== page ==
This is the second post in a guest series I’m doing here on Email Management in SharePoint. The first post was an introduction.
It’s very common for people to think, “I need access to an important document so I’ll email it to myself and then I’ll have it offline in my PST folder.” While this may provide value to a single user, it conflicts with the goals of enterprises that are trying to make content reusable. When important files are stored on individual user desktops or laptops in personal PST files, the information becomes an island that no one else can access.
Worse still, PST files are not generally backed up, which means critical information is lost when files become corrupted through a hard disk crash. Of greater concern are the millions in corporate assets that disappear each year through hardware theft or loss; information on laptops and mobile devices is even more of a liability than the hardware.
In addition to the convenience of mailbox folders, email feels like a safe place to store information. However, since email is usually the first thing exposed to the firewall, there is a risk that critical corporate information can be compromised or stolen by hackers.
In reality, PSTs are a thing of the past. As email evolves, PSTs are being phased out in many corporations. Quotas force mail purging, and the liability of some confidential conversation from years ago can simply get expired.
So what’s the alternative to storing email in mailbox files and PSTs? Why SharePoint, of course. If users can easily save their important emails and attachments in lists and libraries that relate to their projects, teams, and groups, that content becomes searchable and reusable by others in the corporation. Since users can then take advantage of version control and history, emails can evolve to published content in knowledge repositories. Like other documents in SharePoint, emails now inherit a history, and the collaboration around them is tracked and relevant.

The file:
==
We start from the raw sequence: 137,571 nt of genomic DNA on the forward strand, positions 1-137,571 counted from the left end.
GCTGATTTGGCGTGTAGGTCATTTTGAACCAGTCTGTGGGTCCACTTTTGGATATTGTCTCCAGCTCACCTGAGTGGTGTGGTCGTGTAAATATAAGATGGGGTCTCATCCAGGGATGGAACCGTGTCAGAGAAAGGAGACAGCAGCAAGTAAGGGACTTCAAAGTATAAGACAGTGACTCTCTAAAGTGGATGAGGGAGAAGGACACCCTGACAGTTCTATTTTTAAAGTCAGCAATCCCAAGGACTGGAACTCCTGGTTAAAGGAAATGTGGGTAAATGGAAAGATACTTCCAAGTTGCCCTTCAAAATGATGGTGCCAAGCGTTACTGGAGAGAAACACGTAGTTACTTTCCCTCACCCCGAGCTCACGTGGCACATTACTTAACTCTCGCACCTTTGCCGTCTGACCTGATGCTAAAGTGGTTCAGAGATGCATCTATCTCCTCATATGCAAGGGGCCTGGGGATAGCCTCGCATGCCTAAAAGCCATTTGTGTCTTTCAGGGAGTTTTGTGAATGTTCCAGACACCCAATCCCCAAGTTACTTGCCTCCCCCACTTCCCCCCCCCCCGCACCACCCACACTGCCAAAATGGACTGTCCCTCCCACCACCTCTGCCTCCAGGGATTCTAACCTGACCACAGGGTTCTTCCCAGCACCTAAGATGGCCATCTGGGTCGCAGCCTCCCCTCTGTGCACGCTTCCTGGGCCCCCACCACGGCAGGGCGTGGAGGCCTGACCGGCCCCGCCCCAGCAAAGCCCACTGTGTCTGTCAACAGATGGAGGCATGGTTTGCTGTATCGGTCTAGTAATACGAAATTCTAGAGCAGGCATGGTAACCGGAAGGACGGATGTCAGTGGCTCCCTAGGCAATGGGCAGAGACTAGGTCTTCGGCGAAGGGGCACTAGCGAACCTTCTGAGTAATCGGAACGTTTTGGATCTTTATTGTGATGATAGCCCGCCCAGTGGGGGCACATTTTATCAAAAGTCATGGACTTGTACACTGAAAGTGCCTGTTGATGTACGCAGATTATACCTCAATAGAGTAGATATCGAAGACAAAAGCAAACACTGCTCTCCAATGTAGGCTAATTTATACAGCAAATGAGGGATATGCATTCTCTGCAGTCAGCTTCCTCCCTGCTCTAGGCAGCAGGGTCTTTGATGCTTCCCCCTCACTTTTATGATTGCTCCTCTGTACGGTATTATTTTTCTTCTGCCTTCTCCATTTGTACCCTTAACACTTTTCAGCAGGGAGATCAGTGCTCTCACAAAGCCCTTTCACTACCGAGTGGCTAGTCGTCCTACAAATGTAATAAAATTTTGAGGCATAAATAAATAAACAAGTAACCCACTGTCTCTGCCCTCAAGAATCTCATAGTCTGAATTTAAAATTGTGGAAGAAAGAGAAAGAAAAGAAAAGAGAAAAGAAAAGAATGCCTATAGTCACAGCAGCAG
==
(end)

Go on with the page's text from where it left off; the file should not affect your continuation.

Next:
The use of SharePoint to manage email at organizations has been growing. Take Microsoft for example. A quick scan of the SharePoint environment returned .MSG/.EML files among the top 10 file types. It followed the ones you’d expect (the common office file types), but ranked higher than Visio and Project files. When stored in SharePoint document libraries, .MSG files can be quite rich and look just the way they appeared in Outlook. They even get the familiar envelope icon and, most importantly, the body and attachments are searchable.
There are a few things to consider when developing email management solutions in SharePoint. If the application is for archival purposes to comply with regulations, content types can be useful to specify an expiration policy so that emails sent to a records center are automatically deleted after a specified hold period. If the application is more about collaboration and content management, there needs to be a mechanism to ensure that important conversations and documents that need to evolve end up in SharePoint, while unimportant information is not stored.
This cannot be accomplished with an automatic push mechanism that just sends everything up to the server. In addition to creating a storage nightmare, that would pose some big security risks. For those reasons, I recommend that emails and attachments saved in SharePoint are selected by proactive information workers who know the relevancy of the content and who want to do the right thing for their team and the company.
If the solution enables users to apply metadata at the time content is moved to SharePoint, documents will have the context that will make them searchable and discoverable in the knowledge repository, document management system, project site, team site, or MySite. This enables the content to live on and reach its potential. We need to learn to share; it’s one of those things we learned in Kindergarten, and it’s a lesson we can apply to our adult life. If we keep email and attachments in our mailbox and don’t share them, the information may well die there.
Truth #1: SharePoint is a better place to store email and attachments for archival and collaboration applications.